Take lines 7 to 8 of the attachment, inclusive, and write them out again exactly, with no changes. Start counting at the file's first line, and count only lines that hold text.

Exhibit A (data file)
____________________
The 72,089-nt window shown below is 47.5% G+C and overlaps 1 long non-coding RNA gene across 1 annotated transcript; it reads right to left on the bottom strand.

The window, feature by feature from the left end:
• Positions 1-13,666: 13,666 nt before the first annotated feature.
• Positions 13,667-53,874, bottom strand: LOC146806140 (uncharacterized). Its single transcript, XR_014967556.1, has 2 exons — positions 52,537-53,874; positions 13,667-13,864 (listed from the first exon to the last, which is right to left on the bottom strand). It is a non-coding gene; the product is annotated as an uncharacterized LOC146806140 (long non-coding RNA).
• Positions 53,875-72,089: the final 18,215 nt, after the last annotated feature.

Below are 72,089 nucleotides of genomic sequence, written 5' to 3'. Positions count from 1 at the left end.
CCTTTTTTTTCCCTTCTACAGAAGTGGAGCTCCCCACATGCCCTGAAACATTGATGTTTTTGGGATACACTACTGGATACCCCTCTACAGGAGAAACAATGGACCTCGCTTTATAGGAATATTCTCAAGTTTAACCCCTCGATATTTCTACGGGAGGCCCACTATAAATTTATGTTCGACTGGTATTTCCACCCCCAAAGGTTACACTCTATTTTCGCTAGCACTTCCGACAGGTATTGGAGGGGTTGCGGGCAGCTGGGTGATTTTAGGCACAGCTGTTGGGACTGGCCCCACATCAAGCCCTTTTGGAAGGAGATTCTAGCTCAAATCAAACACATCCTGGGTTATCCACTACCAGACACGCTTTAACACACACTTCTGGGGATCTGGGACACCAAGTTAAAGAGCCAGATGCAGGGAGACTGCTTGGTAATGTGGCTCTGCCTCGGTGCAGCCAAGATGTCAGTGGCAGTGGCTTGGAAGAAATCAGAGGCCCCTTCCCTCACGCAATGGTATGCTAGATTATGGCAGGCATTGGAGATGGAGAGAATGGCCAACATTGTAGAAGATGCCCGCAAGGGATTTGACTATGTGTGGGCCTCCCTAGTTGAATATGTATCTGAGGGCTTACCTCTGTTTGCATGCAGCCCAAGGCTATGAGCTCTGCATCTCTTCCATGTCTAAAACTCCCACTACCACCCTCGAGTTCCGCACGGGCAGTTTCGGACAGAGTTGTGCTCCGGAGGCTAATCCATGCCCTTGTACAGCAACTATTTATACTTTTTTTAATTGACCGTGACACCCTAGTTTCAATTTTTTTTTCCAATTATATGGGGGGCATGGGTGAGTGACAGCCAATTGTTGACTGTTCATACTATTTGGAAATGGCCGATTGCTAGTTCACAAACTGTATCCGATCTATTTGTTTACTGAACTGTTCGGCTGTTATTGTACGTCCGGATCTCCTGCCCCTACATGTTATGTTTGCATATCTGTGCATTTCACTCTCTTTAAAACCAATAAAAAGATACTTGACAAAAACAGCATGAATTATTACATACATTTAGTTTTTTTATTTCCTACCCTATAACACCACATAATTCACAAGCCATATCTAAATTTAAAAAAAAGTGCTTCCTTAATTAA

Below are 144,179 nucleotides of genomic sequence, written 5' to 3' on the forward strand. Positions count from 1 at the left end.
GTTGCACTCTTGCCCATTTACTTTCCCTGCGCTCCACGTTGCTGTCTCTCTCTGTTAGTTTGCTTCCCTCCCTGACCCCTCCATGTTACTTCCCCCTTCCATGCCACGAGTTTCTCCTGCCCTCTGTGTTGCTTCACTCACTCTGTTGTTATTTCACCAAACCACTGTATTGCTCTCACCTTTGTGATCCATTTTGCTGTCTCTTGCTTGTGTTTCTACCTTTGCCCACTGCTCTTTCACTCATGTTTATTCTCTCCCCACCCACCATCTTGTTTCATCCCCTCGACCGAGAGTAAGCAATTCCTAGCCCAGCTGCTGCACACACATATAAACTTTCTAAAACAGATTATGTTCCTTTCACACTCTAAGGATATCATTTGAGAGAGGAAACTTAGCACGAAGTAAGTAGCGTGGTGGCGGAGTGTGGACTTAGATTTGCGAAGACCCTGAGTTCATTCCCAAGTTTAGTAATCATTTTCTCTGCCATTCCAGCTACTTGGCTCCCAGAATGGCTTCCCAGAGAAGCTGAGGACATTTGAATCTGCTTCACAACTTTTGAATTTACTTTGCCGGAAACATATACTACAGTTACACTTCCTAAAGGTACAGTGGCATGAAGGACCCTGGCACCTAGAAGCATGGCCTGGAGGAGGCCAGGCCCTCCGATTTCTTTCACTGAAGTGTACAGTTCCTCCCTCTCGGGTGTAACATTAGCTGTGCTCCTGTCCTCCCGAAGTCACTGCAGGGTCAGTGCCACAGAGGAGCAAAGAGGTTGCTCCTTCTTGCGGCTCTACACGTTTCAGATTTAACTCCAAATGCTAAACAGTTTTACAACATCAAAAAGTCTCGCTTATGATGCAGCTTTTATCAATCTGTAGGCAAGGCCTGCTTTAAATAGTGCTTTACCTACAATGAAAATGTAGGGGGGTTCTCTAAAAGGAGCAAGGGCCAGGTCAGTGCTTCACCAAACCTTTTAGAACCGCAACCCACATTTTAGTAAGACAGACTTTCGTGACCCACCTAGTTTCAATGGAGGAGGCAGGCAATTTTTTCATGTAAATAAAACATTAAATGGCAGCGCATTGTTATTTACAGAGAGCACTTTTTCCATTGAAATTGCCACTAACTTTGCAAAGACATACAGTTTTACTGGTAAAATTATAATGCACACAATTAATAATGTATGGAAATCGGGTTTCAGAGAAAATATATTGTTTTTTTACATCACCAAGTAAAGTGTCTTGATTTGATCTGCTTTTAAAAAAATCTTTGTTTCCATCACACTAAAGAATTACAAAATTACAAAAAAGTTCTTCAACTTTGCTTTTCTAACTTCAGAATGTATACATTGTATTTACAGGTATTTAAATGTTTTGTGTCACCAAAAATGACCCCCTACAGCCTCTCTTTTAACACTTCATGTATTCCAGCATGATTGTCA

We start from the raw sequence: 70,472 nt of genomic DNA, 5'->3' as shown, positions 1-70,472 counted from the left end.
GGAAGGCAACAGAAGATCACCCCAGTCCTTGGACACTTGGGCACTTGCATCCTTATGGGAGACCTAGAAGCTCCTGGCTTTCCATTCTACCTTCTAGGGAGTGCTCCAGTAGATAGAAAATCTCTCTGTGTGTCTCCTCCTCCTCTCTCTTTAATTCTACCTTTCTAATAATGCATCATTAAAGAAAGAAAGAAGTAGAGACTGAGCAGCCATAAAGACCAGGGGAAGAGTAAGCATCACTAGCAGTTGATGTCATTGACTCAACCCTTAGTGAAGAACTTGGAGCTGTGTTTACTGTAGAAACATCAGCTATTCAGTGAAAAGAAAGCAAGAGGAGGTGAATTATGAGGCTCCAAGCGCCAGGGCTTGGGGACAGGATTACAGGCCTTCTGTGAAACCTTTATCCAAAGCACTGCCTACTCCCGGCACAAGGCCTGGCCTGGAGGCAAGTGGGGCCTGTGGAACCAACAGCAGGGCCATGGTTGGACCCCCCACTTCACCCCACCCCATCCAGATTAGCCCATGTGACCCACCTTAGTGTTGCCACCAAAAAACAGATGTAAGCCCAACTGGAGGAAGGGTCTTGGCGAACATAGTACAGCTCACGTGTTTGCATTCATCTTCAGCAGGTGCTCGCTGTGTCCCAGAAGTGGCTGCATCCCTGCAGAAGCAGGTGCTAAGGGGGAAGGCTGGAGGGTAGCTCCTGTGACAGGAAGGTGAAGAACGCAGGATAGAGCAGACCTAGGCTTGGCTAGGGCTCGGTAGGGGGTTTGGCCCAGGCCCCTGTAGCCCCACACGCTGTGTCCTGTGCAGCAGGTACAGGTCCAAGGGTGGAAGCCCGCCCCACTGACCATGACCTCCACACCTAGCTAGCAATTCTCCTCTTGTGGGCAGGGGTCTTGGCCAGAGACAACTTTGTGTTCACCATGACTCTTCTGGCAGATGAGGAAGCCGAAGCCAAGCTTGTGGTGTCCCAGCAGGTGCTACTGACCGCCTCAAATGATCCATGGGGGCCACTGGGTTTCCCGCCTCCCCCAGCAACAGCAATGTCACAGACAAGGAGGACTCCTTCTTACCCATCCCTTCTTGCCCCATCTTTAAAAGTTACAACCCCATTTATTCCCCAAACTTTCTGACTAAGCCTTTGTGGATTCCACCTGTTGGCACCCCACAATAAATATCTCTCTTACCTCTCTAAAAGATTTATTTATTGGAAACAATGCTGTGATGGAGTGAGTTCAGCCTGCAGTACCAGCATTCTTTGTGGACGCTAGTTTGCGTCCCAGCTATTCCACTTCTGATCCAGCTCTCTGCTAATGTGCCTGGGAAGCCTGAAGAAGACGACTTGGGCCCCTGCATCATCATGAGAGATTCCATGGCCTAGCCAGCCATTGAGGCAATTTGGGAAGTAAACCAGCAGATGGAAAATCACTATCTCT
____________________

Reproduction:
CCTTTTTTTTCCCTTCTACAGAAGTGGAGCTCCCCACATGCCCTGAAACATTGATGTTTTTGGGATACACTACTGGATACCCCTCTACAGGAGAAACAATGGACCTCGCTTTATAGGAATATTCTCAAGTTTAACCCCTCGATATTTCTACGGGAGGCCCACTATAAATTTATGTTCGACTGGTATTTCCACCCCCAAAGGTTACACTCTATTTTCGCTAGCACTTCCGACAGGTATTGGAGGGGTTGCGGGCAGCTGGGTGATTTTAGGCACAGCTGTTGGGACTGGCCCCACATCAAGCCCTTTTGGAAGGAGATTCTAGCTCAAATCAAACACATCCTGGGTTATCCACTACCAGACACGCTTTAACACACACTTCTGGGGATCTGGGACACCAAGTTAAAGAGCCAGATGCAGGGAGACTGCTTGGTAATGTGGCTCTGCCTCGGTGCAGCCAAGATGTCAGTGGCAGTGGCTTGGAAGAAATCAGAGGCCCCTTCCCTCACGCAATGGTATGCTAGATTATGGCAGGCATTGGAGATGGAGAGAATGGCCAACATTGTAGAAGATGCCCGCAAGGGATTTGACTATGTGTGGGCCTCCCTAGTTGAATATGTATCTGAGGGCTTACCTCTGTTTGCATGCAGCCCAAGGCTATGAGCTCTGCATCTCTTCCATGTCTAAAACTCCCACTACCACCCTCGAGTTCCGCACGGGCAGTTTCGGACAGAGTTGTGCTCCGGAGGCTAATCCATGCCCTTGTACAGCAACTATTTATACTTTTTTTAATTGACCGTGACACCCTAGTTTCAATTTTTTTTTCCAATTATATGGGGGGCATGGGTGAGTGACAGCCAATTGTTGACTGTTCATACTATTTGGAAATGGCCGATTGCTAGTTCACAAACTGTATCCGATCTATTTGTTTACTGAACTGTTCGGCTGTTATTGTACGTCCGGATCTCCTGCCCCTACATGTTATGTTTGCATATCTGTGCATTTCACTCTCTTTAAAACCAATAAAAAGATACTTGACAAAAACAGCATGAATTATTACATACATTTAGTTTTTTTATTTCCTACCCTATAACACCACATAATTCACAAGCCATATCTAAATTTAAAAAAAAGTGCTTCCTTAATTAA

Below are 144,179 nucleotides of genomic sequence, written 5' to 3' on the forward strand. Positions count from 1 at the left end.